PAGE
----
Pueblo County, Colorado
MARY A. CORNELIUS
Contributed by Jean Griesan.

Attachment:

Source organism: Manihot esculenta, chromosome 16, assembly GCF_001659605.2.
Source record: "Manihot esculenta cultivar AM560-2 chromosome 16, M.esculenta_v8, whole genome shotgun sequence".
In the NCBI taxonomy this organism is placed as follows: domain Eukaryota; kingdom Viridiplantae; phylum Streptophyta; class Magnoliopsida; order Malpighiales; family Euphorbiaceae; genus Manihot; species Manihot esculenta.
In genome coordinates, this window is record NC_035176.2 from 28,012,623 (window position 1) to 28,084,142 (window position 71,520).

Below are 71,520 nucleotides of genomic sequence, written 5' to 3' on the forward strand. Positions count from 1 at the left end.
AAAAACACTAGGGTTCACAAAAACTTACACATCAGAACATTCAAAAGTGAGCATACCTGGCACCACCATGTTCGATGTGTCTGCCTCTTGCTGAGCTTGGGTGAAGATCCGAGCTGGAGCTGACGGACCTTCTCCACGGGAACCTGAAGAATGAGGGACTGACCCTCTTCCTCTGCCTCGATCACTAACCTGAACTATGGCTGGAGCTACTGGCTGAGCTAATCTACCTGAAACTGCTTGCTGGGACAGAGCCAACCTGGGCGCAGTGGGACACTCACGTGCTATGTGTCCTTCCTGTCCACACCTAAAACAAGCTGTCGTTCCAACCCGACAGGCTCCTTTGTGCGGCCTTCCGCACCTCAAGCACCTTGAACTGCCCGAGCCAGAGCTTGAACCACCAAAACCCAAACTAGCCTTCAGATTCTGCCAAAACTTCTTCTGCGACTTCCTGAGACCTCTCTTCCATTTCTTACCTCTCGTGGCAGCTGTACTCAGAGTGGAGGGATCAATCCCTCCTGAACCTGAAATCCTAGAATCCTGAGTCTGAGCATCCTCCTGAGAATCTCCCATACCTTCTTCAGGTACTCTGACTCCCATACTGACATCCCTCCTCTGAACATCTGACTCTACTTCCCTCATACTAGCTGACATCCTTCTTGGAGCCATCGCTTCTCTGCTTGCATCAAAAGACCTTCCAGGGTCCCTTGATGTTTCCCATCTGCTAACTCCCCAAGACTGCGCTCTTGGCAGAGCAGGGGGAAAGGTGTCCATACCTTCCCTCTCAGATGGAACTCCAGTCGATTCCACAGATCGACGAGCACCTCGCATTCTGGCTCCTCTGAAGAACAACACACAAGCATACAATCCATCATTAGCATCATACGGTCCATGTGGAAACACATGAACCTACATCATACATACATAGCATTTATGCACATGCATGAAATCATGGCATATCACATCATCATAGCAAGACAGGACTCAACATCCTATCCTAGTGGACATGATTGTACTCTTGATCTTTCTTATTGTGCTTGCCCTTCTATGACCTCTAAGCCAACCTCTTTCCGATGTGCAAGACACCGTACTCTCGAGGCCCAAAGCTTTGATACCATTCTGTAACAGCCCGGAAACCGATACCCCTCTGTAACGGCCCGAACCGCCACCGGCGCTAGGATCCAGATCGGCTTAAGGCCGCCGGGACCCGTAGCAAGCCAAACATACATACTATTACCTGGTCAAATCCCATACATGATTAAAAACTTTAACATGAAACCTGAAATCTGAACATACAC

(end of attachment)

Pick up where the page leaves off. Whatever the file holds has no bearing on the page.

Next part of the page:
Woman Tells of '80s Mountain Trip by Buckboard, Stage, Train - In its earlier days, The Pueblo Chieftain often published letters from readers describing experiences in travel through the mountains. An account of a journey from Saguache to Pueblo in June 1880, was written by Mary A. Cornelius, wife of a Baptist minister, Dr. S. Cornelius. When the family moved to Saguache, Mrs. Cornelius "interviewed the wonders of Veta Pass and Dump Mountain." On her return east, she opted to go through Cleora while her husband and son took their household goods by way of Alamosa. Mrs. Cornelius left Saguache in the early morning "bouncing like a jack-in-a-box over the hind wheels of one of Barlow & Sanderson's spine-racking, head-jerking exasperating buckboards." The first stop was 20 miles from Saguache. There, the new driver, "tender of women and horses," shared his easy seat with Mrs. Cornelius, by then the only passenger. The driver kept his spanking bays at a gentle trot. Another 20 miles took them to the station, where they were served a supper of bacon and eggs. It was long after sundown when they reached Poncha Springs. Then came a bumpy ride along the banks of the Little Arkansas, finally reachng Cleora, a town which had been established a few years previously by the Santa Fe Railroad. The party arrived at the Cleora Hotel at half past 10, for a short night. She received an early morning call to take the stage for South Arkansas (Salida), a mile away. She was told that food was not available at the railroad station. The traveler ordered two pancakes at the Cleora Hotel. She was hustled away before she could eat her meal, "but not before paying $1.50 for the privilege." South Arkansas, then the terminus of the Denver & Rio Grande Railway, was a bustling town made up of tents and frame buildings in all stages of construction. She also found that she could have ordered breakfast there. The train left at 8 a.m. "Most of the run to Canon City seems to be through a canyon," she related. Of the grand canyon (Royal Gorge) she wrote, "The irrepressible Arkansas is a strangely gay prisoner between those insurmountable walls." At one of the wilderness stations, a man came aboard carrying a huge bouquet of wild roses interspersed with that lovely, aristocratic flower, which bears the plebian name of soap weed. The train stopped at the soda springs at the west end of Canon City, where the passengers dashed off for a drink. "At this point the romance of my trip ended," she wrote. "It was half after one o'clock when I arrived in Pueblo." Pueblo Chieftain 6-14-1992
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